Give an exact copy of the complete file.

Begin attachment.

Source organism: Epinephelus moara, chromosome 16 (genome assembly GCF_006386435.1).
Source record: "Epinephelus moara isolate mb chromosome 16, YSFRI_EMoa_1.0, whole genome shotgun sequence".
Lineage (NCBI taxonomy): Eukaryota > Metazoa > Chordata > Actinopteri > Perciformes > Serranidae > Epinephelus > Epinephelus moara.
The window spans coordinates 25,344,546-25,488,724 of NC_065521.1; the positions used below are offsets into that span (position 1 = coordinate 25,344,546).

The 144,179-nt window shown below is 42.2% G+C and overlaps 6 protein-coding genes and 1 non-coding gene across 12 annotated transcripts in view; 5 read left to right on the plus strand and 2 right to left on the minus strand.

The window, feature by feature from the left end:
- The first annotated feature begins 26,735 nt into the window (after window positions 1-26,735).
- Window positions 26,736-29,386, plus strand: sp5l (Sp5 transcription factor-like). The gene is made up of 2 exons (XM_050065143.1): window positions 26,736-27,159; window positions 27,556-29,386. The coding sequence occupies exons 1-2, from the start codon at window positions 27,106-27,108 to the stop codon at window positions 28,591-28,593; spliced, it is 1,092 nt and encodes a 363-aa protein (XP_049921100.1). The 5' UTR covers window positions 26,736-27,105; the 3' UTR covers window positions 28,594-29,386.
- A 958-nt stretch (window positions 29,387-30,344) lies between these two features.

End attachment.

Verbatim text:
Source organism: Epinephelus moara, chromosome 16 (genome assembly GCF_006386435.1).
Source record: "Epinephelus moara isolate mb chromosome 16, YSFRI_EMoa_1.0, whole genome shotgun sequence".
Lineage (NCBI taxonomy): Eukaryota > Metazoa > Chordata > Actinopteri > Perciformes > Serranidae > Epinephelus > Epinephelus moara.
The window spans coordinates 25,344,546-25,488,724 of NC_065521.1; the positions used below are offsets into that span (position 1 = coordinate 25,344,546).

The 144,179-nt window shown below is 42.2% G+C and overlaps 6 protein-coding genes and 1 non-coding gene across 12 annotated transcripts in view; 5 read left to right on the plus strand and 2 right to left on the minus strand.

The window, feature by feature from the left end:
- The first annotated feature begins 26,735 nt into the window (after window positions 1-26,735).
- Window positions 26,736-29,386, plus strand: sp5l (Sp5 transcription factor-like). The gene is made up of 2 exons (XM_050065143.1): window positions 26,736-27,159; window positions 27,556-29,386. The coding sequence occupies exons 1-2, from the start codon at window positions 27,106-27,108 to the stop codon at window positions 28,591-28,593; spliced, it is 1,092 nt and encodes a 363-aa protein (XP_049921100.1). The 5' UTR covers window positions 26,736-27,105; the 3' UTR covers window positions 28,594-29,386.
- A 958-nt stretch (window positions 29,387-30,344) lies between these two features.